November 24, 2014

Medina
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Judge: Steven Cepec multiple confessions admissible in trial

MEDINA — A judge ruled Monday that Steven Cepec’s multiple confessions that he killed a 73-year-old Chatham Township man are admissible at his capital murder trial.

Cepec, 43, is accused of the June 3, 2010, slaying of Frank Munz, of 5394 Richman Road. He faces four counts of aggravated murder, two counts of murder and two counts of aggravated robbery and could receive the death penalty if convicted.

Steven Cepec

Cepec’s attorneys, Kerry O’Brien and Russ Buzzelli, and his former attorney, Edmond Bowers, filed motions asking Medina County Common Pleas Judge James L. Kimbler to throw out the confessions, arguing they were obtained without Cepec waiving his Miranda rights and that he was under police coercion.

County Prosecutor Dean Holman countered last month, stating that Cepec confessed to law enforcement officers five times in the days following his arrest.

He said the confessions came of his own volition outside of interrogation, so Miranda warnings informing him of his right to talk to an attorney and that anything he said could be used against him in court weren’t required.

Kimbler rejected the defense arguments Monday, saying that Cepec had his Miranda rights read to him almost every time he was interrogated.

“The circumstances surrounding these statements show that Mr. Cepec was aware of his rights and was voluntarily waiving them,” Kimbler wrote in his ruling.

The judge also said the defense attorneys failed to show how police coerced their client.

“These statements were not made under circumstances that show any coercion,” Kimbler wrote. “Therefore, they were not obtained by the state in violation of Mr. Cepec’s constitutional rights.”

Kimbler’s ruling clears the way for the long-delayed trial to begin.

Cepec’s case has been delayed several times, for tests to decide whether he is competent to stand trial and because of changes in defense attorneys.

While Cepec was at the Medina County Jail, he ingested bolts from his jail cell and part of a soap dispenser.

After pleading not guilty in December 2010, Cepec’s attorneys filed a motion to change his plea to not guilty by reason of insanity a few days later.

Kimbler has ruled him competent to stand trial.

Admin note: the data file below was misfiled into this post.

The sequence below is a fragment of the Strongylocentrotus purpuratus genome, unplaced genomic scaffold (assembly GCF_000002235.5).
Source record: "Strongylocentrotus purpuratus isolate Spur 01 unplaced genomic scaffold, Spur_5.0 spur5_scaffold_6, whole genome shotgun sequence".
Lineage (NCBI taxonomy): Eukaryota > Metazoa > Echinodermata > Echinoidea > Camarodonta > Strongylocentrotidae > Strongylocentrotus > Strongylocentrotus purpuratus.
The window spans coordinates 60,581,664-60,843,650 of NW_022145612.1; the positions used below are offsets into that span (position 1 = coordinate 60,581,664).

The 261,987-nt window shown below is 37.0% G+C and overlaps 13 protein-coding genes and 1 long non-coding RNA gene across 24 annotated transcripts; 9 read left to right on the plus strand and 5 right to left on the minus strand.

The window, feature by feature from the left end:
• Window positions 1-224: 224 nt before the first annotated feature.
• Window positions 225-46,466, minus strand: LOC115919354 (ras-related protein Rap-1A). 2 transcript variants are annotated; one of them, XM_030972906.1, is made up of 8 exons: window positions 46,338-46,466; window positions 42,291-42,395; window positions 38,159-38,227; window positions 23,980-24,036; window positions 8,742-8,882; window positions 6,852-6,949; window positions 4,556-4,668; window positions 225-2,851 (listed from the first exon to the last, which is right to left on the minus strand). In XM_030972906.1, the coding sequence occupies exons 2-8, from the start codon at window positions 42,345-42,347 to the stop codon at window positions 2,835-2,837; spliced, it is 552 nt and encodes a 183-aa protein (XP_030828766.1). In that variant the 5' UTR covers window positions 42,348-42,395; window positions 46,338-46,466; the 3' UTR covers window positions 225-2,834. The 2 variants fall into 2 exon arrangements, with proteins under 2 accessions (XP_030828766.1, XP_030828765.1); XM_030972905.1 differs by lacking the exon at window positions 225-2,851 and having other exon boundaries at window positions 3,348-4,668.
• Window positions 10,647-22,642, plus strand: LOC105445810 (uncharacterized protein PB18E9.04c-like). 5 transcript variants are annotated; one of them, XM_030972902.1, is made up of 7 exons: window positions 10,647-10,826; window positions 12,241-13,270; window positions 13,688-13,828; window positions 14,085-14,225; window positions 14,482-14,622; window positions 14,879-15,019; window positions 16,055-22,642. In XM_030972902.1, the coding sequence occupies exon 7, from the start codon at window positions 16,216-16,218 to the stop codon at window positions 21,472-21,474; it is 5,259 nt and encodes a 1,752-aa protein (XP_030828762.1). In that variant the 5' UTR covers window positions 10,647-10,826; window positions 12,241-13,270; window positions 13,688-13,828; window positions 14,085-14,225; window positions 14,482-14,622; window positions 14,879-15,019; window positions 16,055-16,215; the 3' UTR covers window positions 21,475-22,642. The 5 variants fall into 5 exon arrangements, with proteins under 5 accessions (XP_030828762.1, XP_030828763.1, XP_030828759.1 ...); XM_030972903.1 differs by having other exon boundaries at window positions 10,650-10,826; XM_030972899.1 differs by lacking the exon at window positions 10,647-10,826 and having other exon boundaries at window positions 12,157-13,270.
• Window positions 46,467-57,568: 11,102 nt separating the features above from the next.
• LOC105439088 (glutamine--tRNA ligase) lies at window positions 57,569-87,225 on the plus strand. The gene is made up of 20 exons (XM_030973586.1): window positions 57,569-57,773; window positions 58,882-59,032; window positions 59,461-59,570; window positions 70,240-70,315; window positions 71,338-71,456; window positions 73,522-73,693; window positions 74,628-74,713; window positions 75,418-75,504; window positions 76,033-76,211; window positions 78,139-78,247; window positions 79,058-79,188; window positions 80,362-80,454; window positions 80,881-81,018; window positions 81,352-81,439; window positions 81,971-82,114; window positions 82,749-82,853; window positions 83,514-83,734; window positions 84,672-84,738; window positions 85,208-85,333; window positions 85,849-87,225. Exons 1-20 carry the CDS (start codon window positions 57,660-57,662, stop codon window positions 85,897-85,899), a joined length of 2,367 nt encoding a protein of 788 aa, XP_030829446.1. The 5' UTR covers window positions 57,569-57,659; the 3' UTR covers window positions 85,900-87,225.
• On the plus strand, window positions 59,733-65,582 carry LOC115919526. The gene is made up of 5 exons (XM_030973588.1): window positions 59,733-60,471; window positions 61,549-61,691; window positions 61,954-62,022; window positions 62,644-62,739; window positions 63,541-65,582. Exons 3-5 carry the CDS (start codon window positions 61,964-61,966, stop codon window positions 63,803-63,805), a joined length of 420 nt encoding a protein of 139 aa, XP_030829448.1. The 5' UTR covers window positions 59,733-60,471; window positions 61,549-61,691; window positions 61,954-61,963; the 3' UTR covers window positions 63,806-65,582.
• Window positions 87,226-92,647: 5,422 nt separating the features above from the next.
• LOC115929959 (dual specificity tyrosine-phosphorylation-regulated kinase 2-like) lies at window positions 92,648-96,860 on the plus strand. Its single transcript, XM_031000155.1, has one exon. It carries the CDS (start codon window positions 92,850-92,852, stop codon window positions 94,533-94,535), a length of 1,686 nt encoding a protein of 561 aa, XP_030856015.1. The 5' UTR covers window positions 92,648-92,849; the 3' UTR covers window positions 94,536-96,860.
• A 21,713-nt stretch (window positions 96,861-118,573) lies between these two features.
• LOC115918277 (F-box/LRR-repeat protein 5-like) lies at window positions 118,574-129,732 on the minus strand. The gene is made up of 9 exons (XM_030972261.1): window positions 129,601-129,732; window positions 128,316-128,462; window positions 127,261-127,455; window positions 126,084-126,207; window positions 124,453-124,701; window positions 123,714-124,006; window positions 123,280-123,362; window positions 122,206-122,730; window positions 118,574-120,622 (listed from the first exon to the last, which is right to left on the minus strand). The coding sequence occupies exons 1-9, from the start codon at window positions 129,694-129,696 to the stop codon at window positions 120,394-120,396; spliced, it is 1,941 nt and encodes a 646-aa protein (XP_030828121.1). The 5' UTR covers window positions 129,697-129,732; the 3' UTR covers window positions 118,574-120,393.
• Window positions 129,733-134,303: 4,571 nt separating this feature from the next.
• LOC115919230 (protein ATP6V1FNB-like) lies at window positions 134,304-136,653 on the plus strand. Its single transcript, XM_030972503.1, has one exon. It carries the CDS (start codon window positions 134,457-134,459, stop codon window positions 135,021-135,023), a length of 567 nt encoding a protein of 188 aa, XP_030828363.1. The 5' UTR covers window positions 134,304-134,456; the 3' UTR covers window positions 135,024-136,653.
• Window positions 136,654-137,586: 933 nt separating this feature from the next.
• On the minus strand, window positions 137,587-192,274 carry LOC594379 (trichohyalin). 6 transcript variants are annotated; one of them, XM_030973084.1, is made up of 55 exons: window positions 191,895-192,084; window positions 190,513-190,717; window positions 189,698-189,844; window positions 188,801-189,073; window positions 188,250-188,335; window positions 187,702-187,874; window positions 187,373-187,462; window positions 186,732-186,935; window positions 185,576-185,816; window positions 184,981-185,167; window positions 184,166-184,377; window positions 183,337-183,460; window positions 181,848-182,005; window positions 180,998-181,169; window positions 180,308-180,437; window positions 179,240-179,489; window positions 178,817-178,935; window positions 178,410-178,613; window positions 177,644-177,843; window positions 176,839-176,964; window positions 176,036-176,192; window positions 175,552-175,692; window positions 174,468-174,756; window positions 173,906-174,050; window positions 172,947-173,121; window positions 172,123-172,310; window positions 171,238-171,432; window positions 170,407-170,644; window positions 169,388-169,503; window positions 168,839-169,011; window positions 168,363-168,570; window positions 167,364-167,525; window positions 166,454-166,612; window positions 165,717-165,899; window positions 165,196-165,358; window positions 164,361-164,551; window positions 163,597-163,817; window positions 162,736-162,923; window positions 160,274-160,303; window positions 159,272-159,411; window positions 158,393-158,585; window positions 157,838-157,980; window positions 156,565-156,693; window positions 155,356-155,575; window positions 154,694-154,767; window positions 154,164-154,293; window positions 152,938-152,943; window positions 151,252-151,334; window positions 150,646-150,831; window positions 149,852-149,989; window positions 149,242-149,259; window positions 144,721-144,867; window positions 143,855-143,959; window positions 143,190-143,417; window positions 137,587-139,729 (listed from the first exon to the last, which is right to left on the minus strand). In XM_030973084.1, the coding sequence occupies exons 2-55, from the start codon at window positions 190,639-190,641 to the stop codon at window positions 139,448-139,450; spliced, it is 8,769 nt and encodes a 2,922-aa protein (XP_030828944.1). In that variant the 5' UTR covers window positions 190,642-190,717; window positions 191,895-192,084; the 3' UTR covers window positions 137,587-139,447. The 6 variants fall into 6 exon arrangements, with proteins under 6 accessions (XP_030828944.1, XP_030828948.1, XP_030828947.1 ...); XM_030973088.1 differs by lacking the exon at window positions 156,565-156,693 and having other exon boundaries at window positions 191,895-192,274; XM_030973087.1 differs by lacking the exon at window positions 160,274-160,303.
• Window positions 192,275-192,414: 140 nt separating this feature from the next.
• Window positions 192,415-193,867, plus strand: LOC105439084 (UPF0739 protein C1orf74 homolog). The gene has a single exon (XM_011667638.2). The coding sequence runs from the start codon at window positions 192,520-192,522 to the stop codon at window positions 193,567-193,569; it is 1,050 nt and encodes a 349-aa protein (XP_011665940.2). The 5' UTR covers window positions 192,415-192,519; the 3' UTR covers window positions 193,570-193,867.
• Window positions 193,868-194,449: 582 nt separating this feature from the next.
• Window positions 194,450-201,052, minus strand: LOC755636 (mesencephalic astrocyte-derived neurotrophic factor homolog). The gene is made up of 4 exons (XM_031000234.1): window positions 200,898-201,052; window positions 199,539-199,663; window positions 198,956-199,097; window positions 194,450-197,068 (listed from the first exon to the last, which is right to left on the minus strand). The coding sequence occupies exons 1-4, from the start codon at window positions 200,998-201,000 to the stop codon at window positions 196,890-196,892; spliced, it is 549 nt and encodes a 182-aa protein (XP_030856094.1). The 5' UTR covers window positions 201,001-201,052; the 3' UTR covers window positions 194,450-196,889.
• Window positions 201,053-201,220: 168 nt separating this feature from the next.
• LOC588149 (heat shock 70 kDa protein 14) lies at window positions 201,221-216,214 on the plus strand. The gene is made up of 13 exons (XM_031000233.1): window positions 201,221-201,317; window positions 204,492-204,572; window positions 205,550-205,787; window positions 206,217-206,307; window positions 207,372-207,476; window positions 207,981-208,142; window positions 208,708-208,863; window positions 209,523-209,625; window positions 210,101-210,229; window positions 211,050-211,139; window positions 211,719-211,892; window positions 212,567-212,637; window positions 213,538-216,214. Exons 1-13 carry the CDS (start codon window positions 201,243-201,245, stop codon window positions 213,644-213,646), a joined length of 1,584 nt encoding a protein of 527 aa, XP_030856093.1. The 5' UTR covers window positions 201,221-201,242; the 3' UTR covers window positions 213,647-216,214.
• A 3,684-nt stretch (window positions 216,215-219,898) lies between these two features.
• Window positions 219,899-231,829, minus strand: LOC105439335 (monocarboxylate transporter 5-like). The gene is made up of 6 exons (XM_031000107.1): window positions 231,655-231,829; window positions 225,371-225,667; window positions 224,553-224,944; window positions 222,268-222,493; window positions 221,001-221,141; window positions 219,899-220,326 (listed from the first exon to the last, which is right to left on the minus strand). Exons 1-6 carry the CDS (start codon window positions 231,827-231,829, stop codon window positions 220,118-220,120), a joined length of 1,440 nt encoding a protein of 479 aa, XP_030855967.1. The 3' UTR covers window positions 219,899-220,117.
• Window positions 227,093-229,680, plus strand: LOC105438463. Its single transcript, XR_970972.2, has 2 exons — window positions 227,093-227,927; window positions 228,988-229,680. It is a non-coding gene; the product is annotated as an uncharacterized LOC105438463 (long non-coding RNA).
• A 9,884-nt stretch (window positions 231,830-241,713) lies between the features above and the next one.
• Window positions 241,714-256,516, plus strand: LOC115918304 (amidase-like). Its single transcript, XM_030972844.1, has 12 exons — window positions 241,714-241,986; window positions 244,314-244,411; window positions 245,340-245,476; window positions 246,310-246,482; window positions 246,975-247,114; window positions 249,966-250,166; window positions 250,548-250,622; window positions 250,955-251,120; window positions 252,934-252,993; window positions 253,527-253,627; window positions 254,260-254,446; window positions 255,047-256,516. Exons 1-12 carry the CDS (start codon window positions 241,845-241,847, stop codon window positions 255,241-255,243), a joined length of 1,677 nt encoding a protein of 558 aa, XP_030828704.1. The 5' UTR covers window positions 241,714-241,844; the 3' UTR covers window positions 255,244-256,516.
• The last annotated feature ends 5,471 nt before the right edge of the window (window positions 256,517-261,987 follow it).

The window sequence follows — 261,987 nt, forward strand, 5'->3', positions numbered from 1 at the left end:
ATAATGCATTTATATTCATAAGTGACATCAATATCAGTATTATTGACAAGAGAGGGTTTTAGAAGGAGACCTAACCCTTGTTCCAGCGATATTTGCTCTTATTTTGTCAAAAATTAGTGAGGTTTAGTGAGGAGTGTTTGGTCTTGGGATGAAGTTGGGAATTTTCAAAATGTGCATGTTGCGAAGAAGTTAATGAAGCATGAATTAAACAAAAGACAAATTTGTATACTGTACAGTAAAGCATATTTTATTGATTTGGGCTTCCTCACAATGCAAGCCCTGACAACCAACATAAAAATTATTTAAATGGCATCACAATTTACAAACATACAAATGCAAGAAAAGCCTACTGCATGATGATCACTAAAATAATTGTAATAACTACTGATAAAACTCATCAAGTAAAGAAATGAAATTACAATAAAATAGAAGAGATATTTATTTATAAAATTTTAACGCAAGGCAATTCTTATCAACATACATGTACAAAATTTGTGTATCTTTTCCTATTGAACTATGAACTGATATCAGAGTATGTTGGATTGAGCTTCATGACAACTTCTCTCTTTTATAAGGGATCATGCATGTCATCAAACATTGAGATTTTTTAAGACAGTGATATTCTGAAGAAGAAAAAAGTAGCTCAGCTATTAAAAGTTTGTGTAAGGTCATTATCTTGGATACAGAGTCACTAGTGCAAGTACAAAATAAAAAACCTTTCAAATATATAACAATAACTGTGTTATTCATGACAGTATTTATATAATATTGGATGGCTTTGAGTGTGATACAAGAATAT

Jury selection, which is expected to take several days to complete, began Monday and will continue today.

Most potential jurors were questioned about what they thought about the death penalty and whether they would be able to follow the law and recommend it as a punishment if they found Cepec guilty.

Kimbler said the attorneys expected to have 40 to 50 people interviewed by Friday, when they will select 12 jurors and four alternates.

Cepec was arrested June 3, 2010, after Munz’s nephew, Paul Munz, called 911 from a locked bedroom in his uncle’s home.

The nephew told the dispatcher he could hear Munz and a man he identified as Cepec struggling in the next room — possibly over money Cepec may have borrowed from Munz two days earlier.

Munz’s body was found inside. County Coroner Neil Grabenstetter said Munz died from a blow to the back of his head and from strangulation.

Cepec was arrested after a brief chase through the woods behind Munz’s home.

Cepec was awaiting trial at a state prison, the Warren Correctional Institute in Lebanon, where he was sent as a parole violator.

He first was incarcerated in 1988 on charges of breaking and entering, theft and receiving stolen property in Medina County, according to Ohio Department of Rehabilitation and Correction records. Since then, he’s been in and out of prison on charges of breaking and entering, assault and burglary.

Cepec also has been arrested three other times for parole violations.

He was taken in on a parole violation in early May 2010 and released May 28, 2010, less than a week before Munz’s death.

Contact reporter Nick Glunt at (330) 721-4048 or nglunt@medina-gazette.com.